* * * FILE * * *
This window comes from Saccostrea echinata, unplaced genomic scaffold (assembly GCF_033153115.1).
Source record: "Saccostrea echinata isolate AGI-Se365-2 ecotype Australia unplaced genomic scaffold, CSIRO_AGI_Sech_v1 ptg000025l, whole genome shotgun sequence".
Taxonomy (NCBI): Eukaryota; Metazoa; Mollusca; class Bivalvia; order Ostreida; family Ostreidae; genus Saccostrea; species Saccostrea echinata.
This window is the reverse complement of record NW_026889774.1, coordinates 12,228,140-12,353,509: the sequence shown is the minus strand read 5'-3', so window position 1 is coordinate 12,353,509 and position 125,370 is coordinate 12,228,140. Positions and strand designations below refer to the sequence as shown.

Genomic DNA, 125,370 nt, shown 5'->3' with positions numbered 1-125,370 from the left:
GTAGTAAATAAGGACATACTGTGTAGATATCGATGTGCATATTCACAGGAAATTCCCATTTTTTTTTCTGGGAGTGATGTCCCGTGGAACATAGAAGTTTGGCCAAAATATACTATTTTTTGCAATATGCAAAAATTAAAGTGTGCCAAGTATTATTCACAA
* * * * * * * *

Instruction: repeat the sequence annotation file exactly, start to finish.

This window comes from Saccostrea echinata, unplaced genomic scaffold (assembly GCF_033153115.1).
Source record: "Saccostrea echinata isolate AGI-Se365-2 ecotype Australia unplaced genomic scaffold, CSIRO_AGI_Sech_v1 ptg000025l, whole genome shotgun sequence".
Taxonomy (NCBI): Eukaryota; Metazoa; Mollusca; class Bivalvia; order Ostreida; family Ostreidae; genus Saccostrea; species Saccostrea echinata.
This window is the reverse complement of record NW_026889774.1, coordinates 12,228,140-12,353,509: the sequence shown is the minus strand read 5'-3', so window position 1 is coordinate 12,353,509 and position 125,370 is coordinate 12,228,140. Positions and strand designations below refer to the sequence as shown.

Genomic DNA, 125,370 nt, shown 5'->3' with positions numbered 1-125,370 from the left:
GTAGTAAATAAGGACATACTGTGTAGATATCGATGTGCATATTCACAGGAAATTCCCATTTTTTTTTCTGGGAGTGATGTCCCGTGGAACATAGAAGTTTGGCCAAAATATACTATTTTTTGCAATATGCAAAAATTAAAGTGTGCCAAGTATTATTCACAA